Two Great Motivation Questions for All of Us

About twelve years ago good friend and colleague from the Canadian Association of Professional Speakers, Jim Beaubien, gave me some wise counsel at a time when our business was struggling.

At the time, we had a training or simulation event solution for every conceivable management challenge out there in organization land. And I was presenting about 80% of it!

“Ian, I see two problems,” Jim wisely said. “First of all, no one can be an expert in all those things you teach, so how good are your workshops, really? Secondly, since you do so much, your market can’t identify you in their minds with any particular expertise. You have no brand identity.”

Then he proceeded to ask me two classic questions:

  1. “What do you like to do? From among this plethora of offerings, what are you passionate about?
  2. What are you good at? Where does your mix of skills, knowledge and experience enable you to offer high value to your clients?”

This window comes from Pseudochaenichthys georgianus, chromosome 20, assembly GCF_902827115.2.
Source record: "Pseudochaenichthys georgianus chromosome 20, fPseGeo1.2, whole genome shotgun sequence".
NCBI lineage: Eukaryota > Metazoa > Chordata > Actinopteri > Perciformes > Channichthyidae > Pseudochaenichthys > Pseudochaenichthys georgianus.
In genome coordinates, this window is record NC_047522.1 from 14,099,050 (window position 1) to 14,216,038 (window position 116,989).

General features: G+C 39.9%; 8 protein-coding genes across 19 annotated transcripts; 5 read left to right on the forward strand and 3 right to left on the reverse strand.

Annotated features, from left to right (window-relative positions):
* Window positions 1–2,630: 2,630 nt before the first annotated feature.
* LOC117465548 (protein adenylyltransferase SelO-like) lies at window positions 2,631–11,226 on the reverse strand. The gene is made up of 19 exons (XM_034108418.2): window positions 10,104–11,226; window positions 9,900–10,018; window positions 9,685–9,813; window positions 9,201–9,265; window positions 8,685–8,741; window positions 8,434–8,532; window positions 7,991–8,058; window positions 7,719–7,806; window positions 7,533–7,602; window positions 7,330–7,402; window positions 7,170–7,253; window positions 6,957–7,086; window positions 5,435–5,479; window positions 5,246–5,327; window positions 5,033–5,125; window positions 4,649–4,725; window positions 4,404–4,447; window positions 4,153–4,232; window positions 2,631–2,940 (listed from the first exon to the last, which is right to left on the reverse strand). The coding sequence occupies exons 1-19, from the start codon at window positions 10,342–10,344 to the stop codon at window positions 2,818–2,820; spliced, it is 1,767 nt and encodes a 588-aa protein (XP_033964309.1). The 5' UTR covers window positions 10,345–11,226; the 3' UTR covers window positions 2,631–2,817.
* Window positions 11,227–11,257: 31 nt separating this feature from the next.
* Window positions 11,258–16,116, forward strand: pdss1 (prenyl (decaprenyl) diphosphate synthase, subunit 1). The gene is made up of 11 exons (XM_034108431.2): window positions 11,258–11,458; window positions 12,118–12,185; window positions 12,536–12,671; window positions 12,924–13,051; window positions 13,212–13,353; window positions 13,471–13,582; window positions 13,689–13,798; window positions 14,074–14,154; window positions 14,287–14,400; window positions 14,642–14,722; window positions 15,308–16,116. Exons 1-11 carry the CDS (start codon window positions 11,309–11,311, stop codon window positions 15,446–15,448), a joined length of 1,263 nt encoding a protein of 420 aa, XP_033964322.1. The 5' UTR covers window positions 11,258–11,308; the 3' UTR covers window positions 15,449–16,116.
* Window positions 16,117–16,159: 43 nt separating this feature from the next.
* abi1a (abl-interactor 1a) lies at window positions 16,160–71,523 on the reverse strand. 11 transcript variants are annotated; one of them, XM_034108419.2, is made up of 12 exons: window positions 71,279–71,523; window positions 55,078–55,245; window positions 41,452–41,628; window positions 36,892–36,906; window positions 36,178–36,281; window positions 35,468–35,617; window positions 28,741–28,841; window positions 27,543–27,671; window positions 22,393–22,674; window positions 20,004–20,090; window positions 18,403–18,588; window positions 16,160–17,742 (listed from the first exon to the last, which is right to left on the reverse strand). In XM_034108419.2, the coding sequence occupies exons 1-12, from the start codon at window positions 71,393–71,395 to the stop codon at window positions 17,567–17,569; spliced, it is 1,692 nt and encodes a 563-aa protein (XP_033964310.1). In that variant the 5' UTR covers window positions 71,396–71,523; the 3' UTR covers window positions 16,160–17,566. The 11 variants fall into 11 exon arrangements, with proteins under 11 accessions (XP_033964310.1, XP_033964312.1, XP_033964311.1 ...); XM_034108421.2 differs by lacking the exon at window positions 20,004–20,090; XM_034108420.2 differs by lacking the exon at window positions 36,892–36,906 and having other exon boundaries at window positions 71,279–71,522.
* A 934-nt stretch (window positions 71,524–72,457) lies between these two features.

After several minutes with my forehead locked in deep furrow, I identified two areas that apply to both questions: (1) developing managers into leaders and (2) facilitating meetings, especially around team building.

Then Jim proceeded, “Where your passion and your expertise meet…this is where you should be doing your work!”

This was a huge turning point for me and for Fulcrum. We (painfully to me, I might add) proceeded to cull the range of programs and services we offered, paring them down to only those that supported (1) leadership development and (2) team building. Our business started to turn around that year. I became a lot happier on the platform. No longer did I have to keep up with–as if this was remotely possible–the latest developments in so many areas.

Since that meeting with Jim, we have added a third template question: (3) Is there a viable market for what we offer?

It appears that there still is…

 pay What I’m Reading

Pay: Why People Earn What They Earn by Kevin F. HallockSalaries and benefits are always on your employees’ minds. Pay is not a motivator but, if perceived by the employee as insufficient or unfair, it can become a huge de-motivator. While this topic isn’t necessarily the most exciting one on the planet, the book does explain the various types of remuneration–including executive compensation–and how jobs are evaluated and rated for their pay level. This is general information that savvy managers should know in order to respond to basic questions from their staff.